Self-building always takes a little longer and costs a bit more than you initially think it will. I have yet to meet a self-builder brandishing handfuls of spare cash at the end of their project, wondering what to spend it on. The reality is that most of us have to be very careful about what we decide to do with our finite supply of funds.
The advice I’ve offered on the self-build courses I deliver at the National Self-Build and Renovation Centre (NSBRC) in Swindon is that you should spend your money on the permanent items and concentrate on the fabric of the structure first; as these are elements that you’re unlikely to replace. As kitchens and bathrooms go in and out of fashion, a periodic refreshing of one or both can completely revitalise a house.
Therefore, if you are on a budget I’d advise that you aim for the affordable end of the spectrum in these spaces and upgrade a few years later, when your finances have recovered from the initial shock of the build.
When we constructed our home 10 or so years ago, money was tight, so our builder’s merchant provided the internal elements. We went to one supplier for the majority of the fixtures and fittings outside the main package, provided by Design & Materials, so we could negotiate the best discounts on our trade account.
We ended up decking out our kitchen for a little over £6,000 including appliances, which looking back was fantastic value. And it really did serve us well, but after more than a decade of use, the years of punishment inflicted on it by a growing family were starting to show.
We needed to get a new one so it was time to practice what I preach again – I’ve always advised course attendees that while ready-made kitchens are fantastic things. After all, your local carpenter can probably knock up a bespoke set of carcasses in the same time it would take them to assemble a flat pack version, and at a similar cost.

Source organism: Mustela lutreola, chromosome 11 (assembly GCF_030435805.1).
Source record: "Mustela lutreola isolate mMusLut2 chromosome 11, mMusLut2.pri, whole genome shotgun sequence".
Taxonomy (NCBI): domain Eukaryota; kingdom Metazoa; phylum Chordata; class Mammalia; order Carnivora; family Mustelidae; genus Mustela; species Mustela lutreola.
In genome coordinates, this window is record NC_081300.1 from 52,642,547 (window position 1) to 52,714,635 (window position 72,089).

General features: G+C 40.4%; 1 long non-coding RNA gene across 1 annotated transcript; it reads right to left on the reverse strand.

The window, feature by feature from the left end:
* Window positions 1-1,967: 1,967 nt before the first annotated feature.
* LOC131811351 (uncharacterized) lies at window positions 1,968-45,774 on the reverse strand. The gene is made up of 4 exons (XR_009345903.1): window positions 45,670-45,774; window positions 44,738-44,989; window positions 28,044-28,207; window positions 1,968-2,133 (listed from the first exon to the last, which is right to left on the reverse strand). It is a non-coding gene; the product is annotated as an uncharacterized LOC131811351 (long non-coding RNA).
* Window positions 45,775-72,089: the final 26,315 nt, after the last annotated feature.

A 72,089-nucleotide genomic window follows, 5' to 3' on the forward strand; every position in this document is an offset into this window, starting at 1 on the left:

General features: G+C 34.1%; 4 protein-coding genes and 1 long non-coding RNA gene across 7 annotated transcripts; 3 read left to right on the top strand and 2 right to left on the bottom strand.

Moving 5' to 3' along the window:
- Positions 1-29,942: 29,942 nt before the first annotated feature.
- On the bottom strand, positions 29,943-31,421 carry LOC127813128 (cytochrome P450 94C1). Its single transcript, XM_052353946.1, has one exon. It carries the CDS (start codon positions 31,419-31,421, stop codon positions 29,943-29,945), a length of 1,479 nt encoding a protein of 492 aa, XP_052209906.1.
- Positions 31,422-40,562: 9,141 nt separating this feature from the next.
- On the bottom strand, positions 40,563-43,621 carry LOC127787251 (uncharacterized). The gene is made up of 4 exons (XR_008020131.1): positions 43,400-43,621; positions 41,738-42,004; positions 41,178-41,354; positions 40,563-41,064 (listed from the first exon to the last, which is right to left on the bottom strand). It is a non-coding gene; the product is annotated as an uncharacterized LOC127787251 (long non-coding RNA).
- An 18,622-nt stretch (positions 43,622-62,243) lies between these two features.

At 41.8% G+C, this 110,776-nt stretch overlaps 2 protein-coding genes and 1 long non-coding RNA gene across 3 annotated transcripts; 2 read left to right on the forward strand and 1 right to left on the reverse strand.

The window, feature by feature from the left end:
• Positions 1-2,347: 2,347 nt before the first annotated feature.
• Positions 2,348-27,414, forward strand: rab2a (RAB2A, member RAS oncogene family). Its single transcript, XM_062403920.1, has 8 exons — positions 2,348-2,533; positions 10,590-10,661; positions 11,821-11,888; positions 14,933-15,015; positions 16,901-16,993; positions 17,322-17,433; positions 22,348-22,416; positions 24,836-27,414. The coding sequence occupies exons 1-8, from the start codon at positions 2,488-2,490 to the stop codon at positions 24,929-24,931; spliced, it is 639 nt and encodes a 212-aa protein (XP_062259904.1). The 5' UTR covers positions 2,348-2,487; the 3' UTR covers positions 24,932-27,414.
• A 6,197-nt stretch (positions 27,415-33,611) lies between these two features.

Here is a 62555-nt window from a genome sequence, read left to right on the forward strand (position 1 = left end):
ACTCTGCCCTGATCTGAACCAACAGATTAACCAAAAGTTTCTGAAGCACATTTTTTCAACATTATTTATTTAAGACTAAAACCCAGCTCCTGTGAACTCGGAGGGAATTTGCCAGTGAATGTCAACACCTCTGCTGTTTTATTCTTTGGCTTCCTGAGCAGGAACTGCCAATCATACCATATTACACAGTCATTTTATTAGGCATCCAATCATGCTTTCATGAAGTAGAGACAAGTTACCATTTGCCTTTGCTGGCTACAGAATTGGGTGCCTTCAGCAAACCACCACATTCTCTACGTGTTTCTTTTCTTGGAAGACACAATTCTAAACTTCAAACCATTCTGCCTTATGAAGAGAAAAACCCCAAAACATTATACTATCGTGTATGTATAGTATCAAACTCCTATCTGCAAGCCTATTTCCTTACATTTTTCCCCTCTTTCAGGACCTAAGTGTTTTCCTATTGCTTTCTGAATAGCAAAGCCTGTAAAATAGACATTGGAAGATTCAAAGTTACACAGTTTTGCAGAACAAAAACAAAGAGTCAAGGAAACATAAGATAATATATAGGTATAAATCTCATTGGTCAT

But when we looked at both options we chose another flat pack! What swayed us towards the latter was the ‘free’ design and installation service that went with buying this type of kitchen. Also, because our original setup was designed to accept units in standard 100mm multiples, replacing them with similar ones made sense. Having shopped around, we found that the upper end of the flat pack market offered some really good quality options within our price range.
It’s true you get what you pay for, but I still don’t understand why granite worktops are so expensive. It’s not as if it’s a rare substance – Aberdeen is almost entirely built of the stuff. The whole job was not a cheap exercise, but I do think that the cost of the upgrade will be reflected in the value of our home.
Main image: The Vermonted fitted kitchen with central island unit by Fired Earth